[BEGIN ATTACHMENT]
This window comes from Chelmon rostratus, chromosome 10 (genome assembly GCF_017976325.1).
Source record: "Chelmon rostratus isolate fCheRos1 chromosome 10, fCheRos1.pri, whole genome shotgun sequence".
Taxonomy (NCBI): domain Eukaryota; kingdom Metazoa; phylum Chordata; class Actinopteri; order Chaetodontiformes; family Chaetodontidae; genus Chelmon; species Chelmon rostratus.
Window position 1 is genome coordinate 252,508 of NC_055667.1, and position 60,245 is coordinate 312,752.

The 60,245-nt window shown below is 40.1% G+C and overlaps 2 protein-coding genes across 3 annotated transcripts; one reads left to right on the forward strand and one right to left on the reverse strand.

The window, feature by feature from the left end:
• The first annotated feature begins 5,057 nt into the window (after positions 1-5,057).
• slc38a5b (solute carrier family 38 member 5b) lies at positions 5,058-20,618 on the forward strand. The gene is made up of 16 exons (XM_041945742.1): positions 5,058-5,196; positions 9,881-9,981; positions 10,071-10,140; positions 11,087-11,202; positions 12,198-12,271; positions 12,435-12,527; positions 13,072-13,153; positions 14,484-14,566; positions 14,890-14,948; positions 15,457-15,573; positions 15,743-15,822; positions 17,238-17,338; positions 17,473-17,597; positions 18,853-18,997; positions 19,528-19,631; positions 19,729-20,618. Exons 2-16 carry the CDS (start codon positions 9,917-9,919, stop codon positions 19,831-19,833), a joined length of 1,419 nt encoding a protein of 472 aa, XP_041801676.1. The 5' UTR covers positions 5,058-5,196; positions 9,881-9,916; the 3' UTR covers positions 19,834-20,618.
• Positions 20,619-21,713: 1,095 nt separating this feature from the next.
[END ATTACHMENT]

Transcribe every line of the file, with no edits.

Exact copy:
This window comes from Chelmon rostratus, chromosome 10 (genome assembly GCF_017976325.1).
Source record: "Chelmon rostratus isolate fCheRos1 chromosome 10, fCheRos1.pri, whole genome shotgun sequence".
Taxonomy (NCBI): domain Eukaryota; kingdom Metazoa; phylum Chordata; class Actinopteri; order Chaetodontiformes; family Chaetodontidae; genus Chelmon; species Chelmon rostratus.
Window position 1 is genome coordinate 252,508 of NC_055667.1, and position 60,245 is coordinate 312,752.

The 60,245-nt window shown below is 40.1% G+C and overlaps 2 protein-coding genes across 3 annotated transcripts; one reads left to right on the forward strand and one right to left on the reverse strand.

The window, feature by feature from the left end:
• The first annotated feature begins 5,057 nt into the window (after positions 1-5,057).
• slc38a5b (solute carrier family 38 member 5b) lies at positions 5,058-20,618 on the forward strand. The gene is made up of 16 exons (XM_041945742.1): positions 5,058-5,196; positions 9,881-9,981; positions 10,071-10,140; positions 11,087-11,202; positions 12,198-12,271; positions 12,435-12,527; positions 13,072-13,153; positions 14,484-14,566; positions 14,890-14,948; positions 15,457-15,573; positions 15,743-15,822; positions 17,238-17,338; positions 17,473-17,597; positions 18,853-18,997; positions 19,528-19,631; positions 19,729-20,618. Exons 2-16 carry the CDS (start codon positions 9,917-9,919, stop codon positions 19,831-19,833), a joined length of 1,419 nt encoding a protein of 472 aa, XP_041801676.1. The 5' UTR covers positions 5,058-5,196; positions 9,881-9,916; the 3' UTR covers positions 19,834-20,618.
• Positions 20,619-21,713: 1,095 nt separating this feature from the next.